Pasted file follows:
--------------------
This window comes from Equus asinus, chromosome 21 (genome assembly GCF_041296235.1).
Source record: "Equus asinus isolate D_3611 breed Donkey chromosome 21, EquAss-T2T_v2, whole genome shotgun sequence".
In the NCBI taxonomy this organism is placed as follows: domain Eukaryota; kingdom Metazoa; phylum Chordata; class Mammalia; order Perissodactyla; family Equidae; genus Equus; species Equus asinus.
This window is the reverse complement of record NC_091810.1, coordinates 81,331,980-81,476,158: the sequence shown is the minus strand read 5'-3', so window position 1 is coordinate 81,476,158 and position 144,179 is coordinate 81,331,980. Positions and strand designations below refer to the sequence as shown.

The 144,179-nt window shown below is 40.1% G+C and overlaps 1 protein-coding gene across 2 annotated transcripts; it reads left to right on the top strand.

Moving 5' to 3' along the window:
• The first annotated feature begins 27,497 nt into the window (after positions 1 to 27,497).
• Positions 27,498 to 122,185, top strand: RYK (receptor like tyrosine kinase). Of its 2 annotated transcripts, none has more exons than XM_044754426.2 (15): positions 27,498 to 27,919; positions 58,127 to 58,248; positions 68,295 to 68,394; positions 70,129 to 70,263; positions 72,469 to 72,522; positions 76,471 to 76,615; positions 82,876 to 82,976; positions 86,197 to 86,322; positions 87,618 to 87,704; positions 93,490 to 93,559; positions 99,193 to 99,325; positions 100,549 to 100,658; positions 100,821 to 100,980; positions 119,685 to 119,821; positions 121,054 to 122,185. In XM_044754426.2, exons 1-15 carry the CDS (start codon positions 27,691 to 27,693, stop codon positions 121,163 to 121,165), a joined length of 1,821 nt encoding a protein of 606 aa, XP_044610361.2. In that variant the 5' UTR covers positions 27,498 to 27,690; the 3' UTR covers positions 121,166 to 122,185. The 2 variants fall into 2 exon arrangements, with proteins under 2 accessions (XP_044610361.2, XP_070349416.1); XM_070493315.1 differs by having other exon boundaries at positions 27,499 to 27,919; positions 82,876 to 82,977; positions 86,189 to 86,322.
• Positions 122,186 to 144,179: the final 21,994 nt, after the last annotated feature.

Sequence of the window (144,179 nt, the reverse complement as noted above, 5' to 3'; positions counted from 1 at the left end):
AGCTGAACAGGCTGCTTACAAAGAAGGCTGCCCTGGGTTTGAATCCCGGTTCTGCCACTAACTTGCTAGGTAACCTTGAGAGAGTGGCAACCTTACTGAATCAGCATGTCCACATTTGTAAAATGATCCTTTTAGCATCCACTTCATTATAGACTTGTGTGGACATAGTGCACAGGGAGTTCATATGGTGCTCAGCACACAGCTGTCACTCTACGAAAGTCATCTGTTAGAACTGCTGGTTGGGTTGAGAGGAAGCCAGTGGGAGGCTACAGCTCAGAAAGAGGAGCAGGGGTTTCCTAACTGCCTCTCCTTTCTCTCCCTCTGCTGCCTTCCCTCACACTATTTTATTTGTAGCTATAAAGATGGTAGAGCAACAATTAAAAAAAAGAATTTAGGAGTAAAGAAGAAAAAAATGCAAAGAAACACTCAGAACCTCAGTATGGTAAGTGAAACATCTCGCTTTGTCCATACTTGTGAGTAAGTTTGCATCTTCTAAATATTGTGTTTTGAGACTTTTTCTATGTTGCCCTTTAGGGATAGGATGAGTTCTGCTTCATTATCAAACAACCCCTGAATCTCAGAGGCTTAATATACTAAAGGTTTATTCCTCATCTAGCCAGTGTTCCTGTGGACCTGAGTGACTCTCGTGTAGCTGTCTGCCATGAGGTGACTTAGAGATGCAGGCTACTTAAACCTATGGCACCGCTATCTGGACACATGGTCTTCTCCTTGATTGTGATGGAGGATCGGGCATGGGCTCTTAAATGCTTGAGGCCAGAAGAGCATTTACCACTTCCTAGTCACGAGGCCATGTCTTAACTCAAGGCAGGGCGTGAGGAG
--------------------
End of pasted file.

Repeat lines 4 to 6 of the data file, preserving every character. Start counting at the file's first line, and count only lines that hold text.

This window is the reverse complement of record NC_091810.1, coordinates 81,331,980-81,476,158: the sequence shown is the minus strand read 5'-3', so window position 1 is coordinate 81,476,158 and position 144,179 is coordinate 81,331,980. Positions and strand designations below refer to the sequence as shown.

The 144,179-nt window shown below is 40.1% G+C and overlaps 1 protein-coding gene across 2 annotated transcripts; it reads left to right on the top strand.

Moving 5' to 3' along the window: